February 9, 2009

Andy Clark: Supersizing the Mind

There's a new book by Andy Clark worth checking out: Supersizing the Mind: Embodiment, Action and Cognitive Extension. This will be of interest to readers of this blog in that it's a discussion of the so-called "extended mind."

When historian Charles Weiner found pages of Nobel Prize-winning physicist Richard Feynman's notes, he saw it as a "record" of Feynman's work. Feynman himself, however, insisted that the notes were not a record but the work itself. In Supersizing the Mind , Andy Clark argues that our thinking doesn't happen only in our heads but that "certain forms of human cognizing include inextricable tangles of feedback, feed-forward and feed-around loops: loops that promiscuously criss-cross the boundaries of brain, body and world." The pen and paper of Feynman's thought are just such feedback loops, physical machinery that shape the flow of thought and enlarge the boundaries of mind. Drawing upon recent work in psychology, linguistics, neuroscience, artificial intelligence, robotics, human-computer systems, and beyond, Supersizing the Mind offers both a tour of the emerging cognitive landscape and a sustained argument in favor of a conception of mind that is extended rather than "brain-bound." The importance of this new perspective is profound. If our minds themselves can include aspects of our social and physical environments, then the kinds of social and physical environments we create can reconfigure our minds and our capacity for thought and reason.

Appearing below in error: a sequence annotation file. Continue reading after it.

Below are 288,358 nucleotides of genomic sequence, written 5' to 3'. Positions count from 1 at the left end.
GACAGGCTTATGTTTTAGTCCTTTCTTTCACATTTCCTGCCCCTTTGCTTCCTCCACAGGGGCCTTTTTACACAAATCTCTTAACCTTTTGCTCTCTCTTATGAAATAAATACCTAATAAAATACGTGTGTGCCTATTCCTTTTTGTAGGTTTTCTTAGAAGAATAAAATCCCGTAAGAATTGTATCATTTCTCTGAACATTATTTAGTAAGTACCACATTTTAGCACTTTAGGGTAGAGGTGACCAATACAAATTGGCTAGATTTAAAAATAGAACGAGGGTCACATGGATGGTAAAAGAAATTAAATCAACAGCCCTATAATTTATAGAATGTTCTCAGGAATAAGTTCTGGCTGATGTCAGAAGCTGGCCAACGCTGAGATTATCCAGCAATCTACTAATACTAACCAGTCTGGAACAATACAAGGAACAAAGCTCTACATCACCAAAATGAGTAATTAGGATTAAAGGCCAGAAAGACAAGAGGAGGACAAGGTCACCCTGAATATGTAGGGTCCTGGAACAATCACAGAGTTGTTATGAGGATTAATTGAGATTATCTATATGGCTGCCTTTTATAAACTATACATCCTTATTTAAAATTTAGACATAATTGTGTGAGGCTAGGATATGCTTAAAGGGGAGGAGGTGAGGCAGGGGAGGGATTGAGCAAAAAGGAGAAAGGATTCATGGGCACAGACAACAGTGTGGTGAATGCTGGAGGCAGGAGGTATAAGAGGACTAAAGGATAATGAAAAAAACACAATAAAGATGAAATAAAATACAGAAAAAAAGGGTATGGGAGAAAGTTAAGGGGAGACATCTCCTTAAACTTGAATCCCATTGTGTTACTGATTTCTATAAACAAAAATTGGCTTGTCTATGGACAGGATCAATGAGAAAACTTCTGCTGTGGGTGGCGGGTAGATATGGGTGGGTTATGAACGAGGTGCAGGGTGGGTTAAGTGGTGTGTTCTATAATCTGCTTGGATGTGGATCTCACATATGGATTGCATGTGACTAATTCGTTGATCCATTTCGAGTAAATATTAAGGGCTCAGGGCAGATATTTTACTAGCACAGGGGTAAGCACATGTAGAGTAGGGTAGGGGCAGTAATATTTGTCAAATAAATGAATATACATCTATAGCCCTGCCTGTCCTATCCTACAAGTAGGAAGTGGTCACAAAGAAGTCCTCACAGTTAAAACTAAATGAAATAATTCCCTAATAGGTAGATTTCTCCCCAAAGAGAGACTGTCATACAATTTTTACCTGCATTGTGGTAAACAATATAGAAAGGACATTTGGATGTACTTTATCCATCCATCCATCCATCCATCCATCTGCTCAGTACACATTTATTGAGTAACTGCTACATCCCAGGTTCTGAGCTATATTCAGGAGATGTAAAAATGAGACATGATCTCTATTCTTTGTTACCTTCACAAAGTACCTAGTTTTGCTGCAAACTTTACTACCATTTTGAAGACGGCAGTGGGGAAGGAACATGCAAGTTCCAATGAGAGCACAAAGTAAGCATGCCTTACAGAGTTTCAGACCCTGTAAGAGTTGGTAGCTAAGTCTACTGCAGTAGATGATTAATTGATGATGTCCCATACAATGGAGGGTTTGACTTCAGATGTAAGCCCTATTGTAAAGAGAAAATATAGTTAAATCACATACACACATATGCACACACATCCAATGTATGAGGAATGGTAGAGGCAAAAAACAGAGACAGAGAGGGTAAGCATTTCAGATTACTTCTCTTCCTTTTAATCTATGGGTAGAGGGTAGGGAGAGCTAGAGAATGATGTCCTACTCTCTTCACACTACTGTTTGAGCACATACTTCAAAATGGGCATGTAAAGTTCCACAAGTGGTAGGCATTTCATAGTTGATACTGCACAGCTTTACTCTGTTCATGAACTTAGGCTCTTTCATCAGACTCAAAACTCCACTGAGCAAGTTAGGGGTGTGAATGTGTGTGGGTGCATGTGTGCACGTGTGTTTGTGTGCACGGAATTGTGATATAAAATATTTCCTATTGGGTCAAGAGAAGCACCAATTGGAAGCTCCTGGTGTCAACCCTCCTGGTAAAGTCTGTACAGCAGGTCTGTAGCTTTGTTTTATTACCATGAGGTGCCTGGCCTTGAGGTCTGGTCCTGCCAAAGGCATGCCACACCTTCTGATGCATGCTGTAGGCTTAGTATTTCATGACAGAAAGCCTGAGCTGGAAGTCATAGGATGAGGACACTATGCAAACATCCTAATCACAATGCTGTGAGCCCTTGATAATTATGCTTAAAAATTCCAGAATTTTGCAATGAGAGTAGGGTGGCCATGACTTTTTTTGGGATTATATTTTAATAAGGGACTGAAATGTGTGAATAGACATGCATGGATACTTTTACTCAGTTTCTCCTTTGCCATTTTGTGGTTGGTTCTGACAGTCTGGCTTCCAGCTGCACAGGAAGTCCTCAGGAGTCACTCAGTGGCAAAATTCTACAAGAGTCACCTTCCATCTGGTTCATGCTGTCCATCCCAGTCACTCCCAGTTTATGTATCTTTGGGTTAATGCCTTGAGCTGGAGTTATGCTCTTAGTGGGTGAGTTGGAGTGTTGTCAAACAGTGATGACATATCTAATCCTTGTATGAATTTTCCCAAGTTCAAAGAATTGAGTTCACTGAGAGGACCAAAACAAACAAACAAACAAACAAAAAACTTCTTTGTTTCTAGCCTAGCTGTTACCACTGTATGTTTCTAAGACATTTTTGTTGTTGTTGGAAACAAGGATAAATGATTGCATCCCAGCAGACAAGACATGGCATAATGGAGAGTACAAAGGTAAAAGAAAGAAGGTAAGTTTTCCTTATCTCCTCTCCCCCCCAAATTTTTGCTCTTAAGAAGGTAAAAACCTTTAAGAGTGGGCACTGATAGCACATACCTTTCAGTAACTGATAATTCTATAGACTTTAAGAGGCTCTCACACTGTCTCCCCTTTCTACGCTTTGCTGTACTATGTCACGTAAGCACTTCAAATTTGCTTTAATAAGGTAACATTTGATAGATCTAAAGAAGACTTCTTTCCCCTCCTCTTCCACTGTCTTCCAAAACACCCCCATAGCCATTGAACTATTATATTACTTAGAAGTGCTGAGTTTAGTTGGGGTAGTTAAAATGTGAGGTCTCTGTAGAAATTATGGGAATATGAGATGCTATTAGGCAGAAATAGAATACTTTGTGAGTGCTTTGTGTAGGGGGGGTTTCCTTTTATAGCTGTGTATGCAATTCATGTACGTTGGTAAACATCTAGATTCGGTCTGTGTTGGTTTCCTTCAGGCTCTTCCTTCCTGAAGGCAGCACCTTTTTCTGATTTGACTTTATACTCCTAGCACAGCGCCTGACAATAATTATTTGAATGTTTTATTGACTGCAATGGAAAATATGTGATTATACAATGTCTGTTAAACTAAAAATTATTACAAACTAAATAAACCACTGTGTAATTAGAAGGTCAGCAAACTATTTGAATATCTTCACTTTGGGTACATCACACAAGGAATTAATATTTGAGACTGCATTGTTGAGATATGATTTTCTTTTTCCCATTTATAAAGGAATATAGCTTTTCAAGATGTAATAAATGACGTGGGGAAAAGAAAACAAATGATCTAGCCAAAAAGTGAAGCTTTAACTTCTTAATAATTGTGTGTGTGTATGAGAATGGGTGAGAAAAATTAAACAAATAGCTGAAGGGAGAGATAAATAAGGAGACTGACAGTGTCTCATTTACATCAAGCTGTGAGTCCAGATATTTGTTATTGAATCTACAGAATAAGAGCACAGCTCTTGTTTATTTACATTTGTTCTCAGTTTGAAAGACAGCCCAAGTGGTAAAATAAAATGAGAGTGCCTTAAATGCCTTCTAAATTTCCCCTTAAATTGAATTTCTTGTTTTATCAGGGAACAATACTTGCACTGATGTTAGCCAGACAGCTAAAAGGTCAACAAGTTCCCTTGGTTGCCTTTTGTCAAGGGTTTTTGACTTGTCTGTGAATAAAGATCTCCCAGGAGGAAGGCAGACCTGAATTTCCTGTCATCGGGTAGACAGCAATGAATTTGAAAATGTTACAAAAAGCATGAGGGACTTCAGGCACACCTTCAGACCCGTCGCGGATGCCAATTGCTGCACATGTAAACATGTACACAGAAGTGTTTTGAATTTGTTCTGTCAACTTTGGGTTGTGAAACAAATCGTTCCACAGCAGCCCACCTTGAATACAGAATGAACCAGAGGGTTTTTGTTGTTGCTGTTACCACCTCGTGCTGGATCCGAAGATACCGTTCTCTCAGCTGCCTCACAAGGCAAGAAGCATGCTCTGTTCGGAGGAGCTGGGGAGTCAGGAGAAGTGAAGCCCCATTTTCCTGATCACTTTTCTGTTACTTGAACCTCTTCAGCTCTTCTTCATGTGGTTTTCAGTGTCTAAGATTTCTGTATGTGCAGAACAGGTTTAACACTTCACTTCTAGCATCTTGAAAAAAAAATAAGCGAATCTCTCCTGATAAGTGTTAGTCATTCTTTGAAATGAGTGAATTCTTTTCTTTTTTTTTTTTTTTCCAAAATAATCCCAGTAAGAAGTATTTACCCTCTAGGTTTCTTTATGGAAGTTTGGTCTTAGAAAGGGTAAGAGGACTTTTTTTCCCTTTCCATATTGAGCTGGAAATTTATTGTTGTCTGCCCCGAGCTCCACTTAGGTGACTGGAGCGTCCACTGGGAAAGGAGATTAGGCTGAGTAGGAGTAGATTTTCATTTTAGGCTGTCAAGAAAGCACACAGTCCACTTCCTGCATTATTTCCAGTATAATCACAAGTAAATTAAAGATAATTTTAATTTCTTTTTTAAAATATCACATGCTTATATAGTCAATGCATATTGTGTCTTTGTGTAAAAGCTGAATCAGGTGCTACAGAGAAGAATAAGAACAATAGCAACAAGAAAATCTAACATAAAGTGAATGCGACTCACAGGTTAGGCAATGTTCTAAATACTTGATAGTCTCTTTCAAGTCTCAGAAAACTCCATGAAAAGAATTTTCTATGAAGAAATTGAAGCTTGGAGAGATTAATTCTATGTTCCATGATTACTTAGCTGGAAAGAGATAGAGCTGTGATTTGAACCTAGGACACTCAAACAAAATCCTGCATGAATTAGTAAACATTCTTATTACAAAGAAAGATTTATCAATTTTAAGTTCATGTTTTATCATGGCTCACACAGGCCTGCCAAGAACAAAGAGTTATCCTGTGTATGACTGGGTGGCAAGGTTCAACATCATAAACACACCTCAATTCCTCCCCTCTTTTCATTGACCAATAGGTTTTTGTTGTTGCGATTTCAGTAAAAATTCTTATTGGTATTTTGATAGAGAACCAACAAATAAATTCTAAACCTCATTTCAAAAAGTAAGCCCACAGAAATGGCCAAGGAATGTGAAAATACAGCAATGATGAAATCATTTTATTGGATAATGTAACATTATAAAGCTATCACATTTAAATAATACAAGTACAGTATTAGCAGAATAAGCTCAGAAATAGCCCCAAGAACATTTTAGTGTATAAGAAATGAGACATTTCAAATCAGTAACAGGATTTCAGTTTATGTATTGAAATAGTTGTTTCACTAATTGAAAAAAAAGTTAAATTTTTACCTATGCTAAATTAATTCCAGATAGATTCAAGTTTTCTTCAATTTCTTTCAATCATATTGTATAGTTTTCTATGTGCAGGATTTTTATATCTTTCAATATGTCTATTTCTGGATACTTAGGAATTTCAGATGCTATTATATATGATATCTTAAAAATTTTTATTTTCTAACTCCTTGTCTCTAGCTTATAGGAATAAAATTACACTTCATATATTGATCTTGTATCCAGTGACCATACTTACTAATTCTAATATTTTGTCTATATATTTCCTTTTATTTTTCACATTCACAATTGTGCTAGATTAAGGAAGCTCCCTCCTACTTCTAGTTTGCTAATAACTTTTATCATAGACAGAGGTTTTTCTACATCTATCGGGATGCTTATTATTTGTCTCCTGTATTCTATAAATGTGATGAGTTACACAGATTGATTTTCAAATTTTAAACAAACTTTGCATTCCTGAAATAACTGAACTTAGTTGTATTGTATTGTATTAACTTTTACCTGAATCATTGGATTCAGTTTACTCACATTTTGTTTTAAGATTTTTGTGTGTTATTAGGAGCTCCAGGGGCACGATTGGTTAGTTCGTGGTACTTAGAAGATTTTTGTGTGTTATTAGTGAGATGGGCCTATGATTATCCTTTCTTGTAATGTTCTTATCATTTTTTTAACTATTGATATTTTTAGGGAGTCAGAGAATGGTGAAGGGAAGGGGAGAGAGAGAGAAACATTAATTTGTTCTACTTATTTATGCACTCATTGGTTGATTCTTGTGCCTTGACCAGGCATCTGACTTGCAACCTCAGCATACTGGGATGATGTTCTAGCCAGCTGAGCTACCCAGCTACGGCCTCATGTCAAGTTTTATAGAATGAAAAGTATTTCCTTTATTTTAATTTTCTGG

Be sure to read Jerry Fodor's review from the London Review of Books and David Chalmer's comments.

1 comment:

Robin said...

Thank you for posting this! I had no idea Clark had a new book out, which is vaguely embarassing as I'm teaching a class on his work next semester and was planning to use Natural Born Cyborgs as the text. Now I'll have to grab the new one and see what else it has to offer. (Jerry Fodor's responses to these things never fail to give me a good chuckle. I respect him immensely, but it's sort of like Republican criticism of current attempts to clean up their messes in America - he hasn't changed his story since the 70s or earlier, and his research project hasn't moved forward since then. I just don't think the old GOFAI guard are the right people to be commenting on Situated Action, in the face of one's failures and one's successes.)